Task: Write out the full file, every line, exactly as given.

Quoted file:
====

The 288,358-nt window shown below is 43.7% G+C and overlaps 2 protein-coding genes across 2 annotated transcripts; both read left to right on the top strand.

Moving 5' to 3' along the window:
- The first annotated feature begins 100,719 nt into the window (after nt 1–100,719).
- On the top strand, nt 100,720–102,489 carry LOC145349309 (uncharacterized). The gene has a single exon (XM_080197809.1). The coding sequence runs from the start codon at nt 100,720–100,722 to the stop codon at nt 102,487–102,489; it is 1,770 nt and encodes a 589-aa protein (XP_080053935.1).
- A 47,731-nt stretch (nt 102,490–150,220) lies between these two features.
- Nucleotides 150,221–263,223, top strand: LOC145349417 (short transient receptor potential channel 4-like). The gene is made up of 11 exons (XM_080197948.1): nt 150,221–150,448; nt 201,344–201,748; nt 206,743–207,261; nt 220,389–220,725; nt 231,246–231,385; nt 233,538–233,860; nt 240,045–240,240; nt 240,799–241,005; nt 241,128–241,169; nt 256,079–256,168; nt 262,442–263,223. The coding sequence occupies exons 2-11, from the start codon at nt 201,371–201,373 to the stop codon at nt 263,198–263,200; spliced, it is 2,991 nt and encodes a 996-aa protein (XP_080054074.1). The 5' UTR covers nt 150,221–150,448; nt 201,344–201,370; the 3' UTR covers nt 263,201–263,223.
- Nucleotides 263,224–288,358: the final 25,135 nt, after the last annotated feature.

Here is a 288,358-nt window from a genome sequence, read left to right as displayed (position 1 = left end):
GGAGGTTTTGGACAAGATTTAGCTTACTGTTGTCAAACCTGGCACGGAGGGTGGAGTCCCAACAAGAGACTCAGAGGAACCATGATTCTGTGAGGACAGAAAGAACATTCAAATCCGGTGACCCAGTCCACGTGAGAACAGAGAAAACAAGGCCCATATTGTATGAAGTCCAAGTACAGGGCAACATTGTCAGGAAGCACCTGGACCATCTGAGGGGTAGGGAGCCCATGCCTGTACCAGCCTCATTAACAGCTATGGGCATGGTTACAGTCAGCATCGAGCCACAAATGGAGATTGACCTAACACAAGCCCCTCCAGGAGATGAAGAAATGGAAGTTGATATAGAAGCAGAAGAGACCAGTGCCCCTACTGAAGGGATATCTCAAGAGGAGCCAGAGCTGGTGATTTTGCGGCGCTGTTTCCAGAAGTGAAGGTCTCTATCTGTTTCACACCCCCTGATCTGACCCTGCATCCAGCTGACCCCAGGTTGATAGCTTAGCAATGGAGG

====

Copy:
The 288,358-nt window shown below is 43.7% G+C and overlaps 2 protein-coding genes across 2 annotated transcripts; both read left to right on the top strand.

Moving 5' to 3' along the window:
- The first annotated feature begins 100,719 nt into the window (after nt 1–100,719).
- On the top strand, nt 100,720–102,489 carry LOC145349309 (uncharacterized). The gene has a single exon (XM_080197809.1). The coding sequence runs from the start codon at nt 100,720–100,722 to the stop codon at nt 102,487–102,489; it is 1,770 nt and encodes a 589-aa protein (XP_080053935.1).
- A 47,731-nt stretch (nt 102,490–150,220) lies between these two features.
- Nucleotides 150,221–263,223, top strand: LOC145349417 (short transient receptor potential channel 4-like). The gene is made up of 11 exons (XM_080197948.1): nt 150,221–150,448; nt 201,344–201,748; nt 206,743–207,261; nt 220,389–220,725; nt 231,246–231,385; nt 233,538–233,860; nt 240,045–240,240; nt 240,799–241,005; nt 241,128–241,169; nt 256,079–256,168; nt 262,442–263,223. The coding sequence occupies exons 2-11, from the start codon at nt 201,371–201,373 to the stop codon at nt 263,198–263,200; spliced, it is 2,991 nt and encodes a 996-aa protein (XP_080054074.1). The 5' UTR covers nt 150,221–150,448; nt 201,344–201,370; the 3' UTR covers nt 263,201–263,223.
- Nucleotides 263,224–288,358: the final 25,135 nt, after the last annotated feature.

Here is a 288,358-nt window from a genome sequence, read left to right as displayed (position 1 = left end):
GGAGGTTTTGGACAAGATTTAGCTTACTGTTGTCAAACCTGGCACGGAGGGTGGAGTCCCAACAAGAGACTCAGAGGAACCATGATTCTGTGAGGACAGAAAGAACATTCAAATCCGGTGACCCAGTCCACGTGAGAACAGAGAAAACAAGGCCCATATTGTATGAAGTCCAAGTACAGGGCAACATTGTCAGGAAGCACCTGGACCATCTGAGGGGTAGGGAGCCCATGCCTGTACCAGCCTCATTAACAGCTATGGGCATGGTTACAGTCAGCATCGAGCCACAAATGGAGATTGACCTAACACAAGCCCCTCCAGGAGATGAAGAAATGGAAGTTGATATAGAAGCAGAAGAGACCAGTGCCCCTACTGAAGGGATATCTCAAGAGGAGCCAGAGCTGGTGATTTTGCGGCGCTGTTTCCAGAAGTGAAGGTCTCTATCTGTTTCACACCCCCTGATCTGACCCTGCATCCAGCTGACCCCAGGTTGATAGCTTAGCAATGGAGG